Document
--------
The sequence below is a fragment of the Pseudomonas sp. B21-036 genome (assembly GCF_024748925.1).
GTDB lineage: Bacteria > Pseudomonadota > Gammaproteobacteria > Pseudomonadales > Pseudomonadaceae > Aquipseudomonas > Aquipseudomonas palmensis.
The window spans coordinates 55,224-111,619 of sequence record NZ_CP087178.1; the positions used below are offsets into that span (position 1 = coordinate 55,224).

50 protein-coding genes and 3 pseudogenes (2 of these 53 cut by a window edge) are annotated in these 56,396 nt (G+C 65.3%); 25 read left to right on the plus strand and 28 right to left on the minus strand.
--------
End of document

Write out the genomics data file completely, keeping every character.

The sequence below is a fragment of the Pseudomonas sp. B21-036 genome (assembly GCF_024748925.1).
GTDB lineage: Bacteria > Pseudomonadota > Gammaproteobacteria > Pseudomonadales > Pseudomonadaceae > Aquipseudomonas > Aquipseudomonas palmensis.
The window spans coordinates 55,224-111,619 of sequence record NZ_CP087178.1; the positions used below are offsets into that span (position 1 = coordinate 55,224).

50 protein-coding genes and 3 pseudogenes (2 of these 53 cut by a window edge) are annotated in these 56,396 nt (G+C 65.3%); 25 read left to right on the plus strand and 28 right to left on the minus strand.